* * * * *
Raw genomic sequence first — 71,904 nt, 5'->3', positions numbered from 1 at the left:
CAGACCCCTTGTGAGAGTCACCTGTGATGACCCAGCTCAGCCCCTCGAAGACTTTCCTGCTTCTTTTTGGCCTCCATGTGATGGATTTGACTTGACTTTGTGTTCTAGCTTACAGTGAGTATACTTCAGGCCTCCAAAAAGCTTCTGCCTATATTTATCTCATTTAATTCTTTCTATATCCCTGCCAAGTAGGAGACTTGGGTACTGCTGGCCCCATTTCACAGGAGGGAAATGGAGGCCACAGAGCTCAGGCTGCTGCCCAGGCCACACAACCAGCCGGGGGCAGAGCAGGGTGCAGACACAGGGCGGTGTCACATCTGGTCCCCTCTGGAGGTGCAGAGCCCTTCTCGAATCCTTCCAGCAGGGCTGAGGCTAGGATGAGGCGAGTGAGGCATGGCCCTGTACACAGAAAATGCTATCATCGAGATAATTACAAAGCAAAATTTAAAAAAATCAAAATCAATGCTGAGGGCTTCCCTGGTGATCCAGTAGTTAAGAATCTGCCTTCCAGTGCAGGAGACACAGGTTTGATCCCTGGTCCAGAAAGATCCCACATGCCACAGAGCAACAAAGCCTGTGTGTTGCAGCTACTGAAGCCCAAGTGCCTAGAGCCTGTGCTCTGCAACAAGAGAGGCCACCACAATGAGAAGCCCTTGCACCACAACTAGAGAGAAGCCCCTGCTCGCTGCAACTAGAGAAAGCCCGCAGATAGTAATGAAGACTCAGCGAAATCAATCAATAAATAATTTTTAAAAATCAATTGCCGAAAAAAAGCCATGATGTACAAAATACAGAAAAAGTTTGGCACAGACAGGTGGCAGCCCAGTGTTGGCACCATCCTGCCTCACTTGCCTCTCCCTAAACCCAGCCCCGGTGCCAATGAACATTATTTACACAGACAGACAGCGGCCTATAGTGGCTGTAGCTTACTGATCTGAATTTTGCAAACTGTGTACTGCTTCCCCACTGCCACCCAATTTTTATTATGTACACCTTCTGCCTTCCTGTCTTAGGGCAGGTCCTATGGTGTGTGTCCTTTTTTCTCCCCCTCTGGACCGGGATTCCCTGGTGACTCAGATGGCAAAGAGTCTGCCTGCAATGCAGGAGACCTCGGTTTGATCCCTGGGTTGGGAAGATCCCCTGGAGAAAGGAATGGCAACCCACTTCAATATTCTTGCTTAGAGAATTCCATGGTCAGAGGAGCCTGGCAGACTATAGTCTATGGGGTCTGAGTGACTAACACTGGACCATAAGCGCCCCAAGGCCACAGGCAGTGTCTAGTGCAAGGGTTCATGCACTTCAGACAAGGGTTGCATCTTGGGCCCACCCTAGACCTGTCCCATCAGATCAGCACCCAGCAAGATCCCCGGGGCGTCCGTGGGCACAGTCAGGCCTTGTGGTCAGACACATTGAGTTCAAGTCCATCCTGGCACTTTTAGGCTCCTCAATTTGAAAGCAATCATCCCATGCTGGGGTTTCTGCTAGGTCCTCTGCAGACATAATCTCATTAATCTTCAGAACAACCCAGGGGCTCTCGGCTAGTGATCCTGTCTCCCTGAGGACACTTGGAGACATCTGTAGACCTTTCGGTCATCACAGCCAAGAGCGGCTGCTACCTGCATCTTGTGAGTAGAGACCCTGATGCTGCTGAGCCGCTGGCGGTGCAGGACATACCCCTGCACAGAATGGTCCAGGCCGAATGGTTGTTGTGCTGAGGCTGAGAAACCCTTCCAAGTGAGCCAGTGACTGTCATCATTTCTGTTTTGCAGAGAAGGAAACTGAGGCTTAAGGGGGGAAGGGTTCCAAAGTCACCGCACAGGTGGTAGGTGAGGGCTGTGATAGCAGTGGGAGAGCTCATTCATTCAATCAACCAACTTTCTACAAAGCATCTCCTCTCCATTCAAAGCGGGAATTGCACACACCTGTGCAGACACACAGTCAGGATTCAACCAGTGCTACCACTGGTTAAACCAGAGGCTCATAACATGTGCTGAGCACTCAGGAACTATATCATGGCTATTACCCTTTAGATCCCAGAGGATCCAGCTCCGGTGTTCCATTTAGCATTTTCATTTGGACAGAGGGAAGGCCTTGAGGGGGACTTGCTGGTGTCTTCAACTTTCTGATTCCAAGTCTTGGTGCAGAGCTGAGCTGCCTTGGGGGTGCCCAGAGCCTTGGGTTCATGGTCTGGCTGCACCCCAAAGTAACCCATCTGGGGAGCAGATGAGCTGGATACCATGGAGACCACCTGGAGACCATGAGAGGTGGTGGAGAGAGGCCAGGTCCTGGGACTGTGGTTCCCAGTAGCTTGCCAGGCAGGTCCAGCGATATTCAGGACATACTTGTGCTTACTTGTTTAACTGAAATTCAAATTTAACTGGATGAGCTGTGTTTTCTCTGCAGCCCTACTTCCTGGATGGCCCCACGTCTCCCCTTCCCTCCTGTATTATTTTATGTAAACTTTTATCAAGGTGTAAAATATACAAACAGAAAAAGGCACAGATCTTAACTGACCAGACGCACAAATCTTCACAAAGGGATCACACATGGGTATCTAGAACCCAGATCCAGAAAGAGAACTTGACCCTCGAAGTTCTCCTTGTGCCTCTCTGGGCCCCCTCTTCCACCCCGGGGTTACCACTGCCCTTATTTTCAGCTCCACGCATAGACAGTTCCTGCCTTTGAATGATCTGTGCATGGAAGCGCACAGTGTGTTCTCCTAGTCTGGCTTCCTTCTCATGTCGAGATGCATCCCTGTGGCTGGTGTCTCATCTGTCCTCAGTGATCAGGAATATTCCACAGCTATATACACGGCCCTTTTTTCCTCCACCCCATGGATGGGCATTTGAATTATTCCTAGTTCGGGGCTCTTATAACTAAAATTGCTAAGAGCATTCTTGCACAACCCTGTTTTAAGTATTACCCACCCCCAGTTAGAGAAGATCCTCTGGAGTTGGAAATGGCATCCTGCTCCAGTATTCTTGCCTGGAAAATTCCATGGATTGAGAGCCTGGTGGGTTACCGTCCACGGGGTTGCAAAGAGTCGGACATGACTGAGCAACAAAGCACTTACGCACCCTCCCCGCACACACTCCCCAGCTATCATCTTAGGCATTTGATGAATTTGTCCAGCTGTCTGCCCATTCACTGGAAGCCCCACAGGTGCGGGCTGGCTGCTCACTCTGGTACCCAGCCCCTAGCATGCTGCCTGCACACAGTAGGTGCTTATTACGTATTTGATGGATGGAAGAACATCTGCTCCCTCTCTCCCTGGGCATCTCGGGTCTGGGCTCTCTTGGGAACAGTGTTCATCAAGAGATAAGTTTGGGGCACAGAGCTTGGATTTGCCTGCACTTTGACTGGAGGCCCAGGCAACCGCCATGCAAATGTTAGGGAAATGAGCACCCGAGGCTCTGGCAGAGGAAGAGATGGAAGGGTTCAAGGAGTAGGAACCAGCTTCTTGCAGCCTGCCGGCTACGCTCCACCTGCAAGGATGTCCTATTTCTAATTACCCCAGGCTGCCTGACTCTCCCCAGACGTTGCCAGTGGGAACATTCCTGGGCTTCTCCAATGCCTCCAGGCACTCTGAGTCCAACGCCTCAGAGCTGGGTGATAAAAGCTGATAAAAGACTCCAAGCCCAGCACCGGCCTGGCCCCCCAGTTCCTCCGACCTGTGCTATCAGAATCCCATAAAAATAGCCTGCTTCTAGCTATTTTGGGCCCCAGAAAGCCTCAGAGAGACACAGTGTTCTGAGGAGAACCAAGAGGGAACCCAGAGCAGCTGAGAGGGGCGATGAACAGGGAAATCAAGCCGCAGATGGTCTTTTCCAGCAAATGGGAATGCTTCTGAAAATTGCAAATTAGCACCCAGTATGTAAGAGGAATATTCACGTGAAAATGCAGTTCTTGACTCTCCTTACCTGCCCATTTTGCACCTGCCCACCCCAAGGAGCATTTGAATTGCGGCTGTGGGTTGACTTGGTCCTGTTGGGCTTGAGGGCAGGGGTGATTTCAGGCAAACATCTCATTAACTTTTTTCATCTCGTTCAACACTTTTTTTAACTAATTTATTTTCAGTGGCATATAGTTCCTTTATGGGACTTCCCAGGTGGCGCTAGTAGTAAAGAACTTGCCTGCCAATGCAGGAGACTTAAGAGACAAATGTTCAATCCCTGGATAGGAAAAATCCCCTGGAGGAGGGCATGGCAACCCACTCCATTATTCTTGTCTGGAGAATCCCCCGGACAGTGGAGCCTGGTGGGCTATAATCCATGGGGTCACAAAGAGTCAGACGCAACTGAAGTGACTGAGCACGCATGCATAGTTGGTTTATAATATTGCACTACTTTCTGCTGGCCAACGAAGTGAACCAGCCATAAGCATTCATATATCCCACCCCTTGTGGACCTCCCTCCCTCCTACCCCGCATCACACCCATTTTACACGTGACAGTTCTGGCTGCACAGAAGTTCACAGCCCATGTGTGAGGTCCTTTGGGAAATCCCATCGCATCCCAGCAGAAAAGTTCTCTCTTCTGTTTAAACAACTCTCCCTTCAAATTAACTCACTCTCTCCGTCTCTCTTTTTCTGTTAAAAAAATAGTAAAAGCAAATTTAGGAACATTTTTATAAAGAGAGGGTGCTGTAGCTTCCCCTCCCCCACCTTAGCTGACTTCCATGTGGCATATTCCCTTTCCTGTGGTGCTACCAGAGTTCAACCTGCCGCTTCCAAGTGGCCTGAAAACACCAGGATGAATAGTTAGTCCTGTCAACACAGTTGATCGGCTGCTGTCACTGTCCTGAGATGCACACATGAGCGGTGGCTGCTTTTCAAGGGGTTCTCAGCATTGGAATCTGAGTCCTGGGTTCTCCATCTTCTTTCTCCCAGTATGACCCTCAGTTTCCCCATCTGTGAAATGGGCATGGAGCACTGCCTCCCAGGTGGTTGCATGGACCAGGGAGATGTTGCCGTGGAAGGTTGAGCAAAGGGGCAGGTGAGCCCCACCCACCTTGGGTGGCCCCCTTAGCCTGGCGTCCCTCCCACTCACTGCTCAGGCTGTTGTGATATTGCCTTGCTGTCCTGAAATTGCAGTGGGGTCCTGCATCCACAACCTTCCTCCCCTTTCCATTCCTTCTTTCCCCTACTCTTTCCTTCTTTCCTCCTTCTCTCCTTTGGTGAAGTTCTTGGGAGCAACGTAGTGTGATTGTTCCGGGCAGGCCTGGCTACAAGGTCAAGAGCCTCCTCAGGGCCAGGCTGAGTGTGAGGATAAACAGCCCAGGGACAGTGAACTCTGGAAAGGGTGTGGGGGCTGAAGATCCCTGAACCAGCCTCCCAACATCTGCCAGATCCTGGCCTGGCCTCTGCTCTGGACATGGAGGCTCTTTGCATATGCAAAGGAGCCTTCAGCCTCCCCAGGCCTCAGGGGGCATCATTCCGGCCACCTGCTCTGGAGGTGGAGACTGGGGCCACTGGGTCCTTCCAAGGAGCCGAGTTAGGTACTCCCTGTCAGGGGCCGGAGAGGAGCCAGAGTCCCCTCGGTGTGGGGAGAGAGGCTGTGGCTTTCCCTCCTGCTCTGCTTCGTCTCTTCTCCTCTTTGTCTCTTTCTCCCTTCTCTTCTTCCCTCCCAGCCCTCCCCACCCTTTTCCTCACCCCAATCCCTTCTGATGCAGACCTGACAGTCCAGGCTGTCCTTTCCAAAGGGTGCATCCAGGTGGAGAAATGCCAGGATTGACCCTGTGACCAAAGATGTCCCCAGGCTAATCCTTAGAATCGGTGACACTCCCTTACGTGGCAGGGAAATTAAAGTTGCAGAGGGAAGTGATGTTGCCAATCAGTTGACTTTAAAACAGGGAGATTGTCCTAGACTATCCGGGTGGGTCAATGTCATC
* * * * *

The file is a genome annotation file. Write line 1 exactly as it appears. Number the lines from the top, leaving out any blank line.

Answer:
Raw genomic sequence first — 71,904 nt, 5'->3', positions numbered from 1 at the left: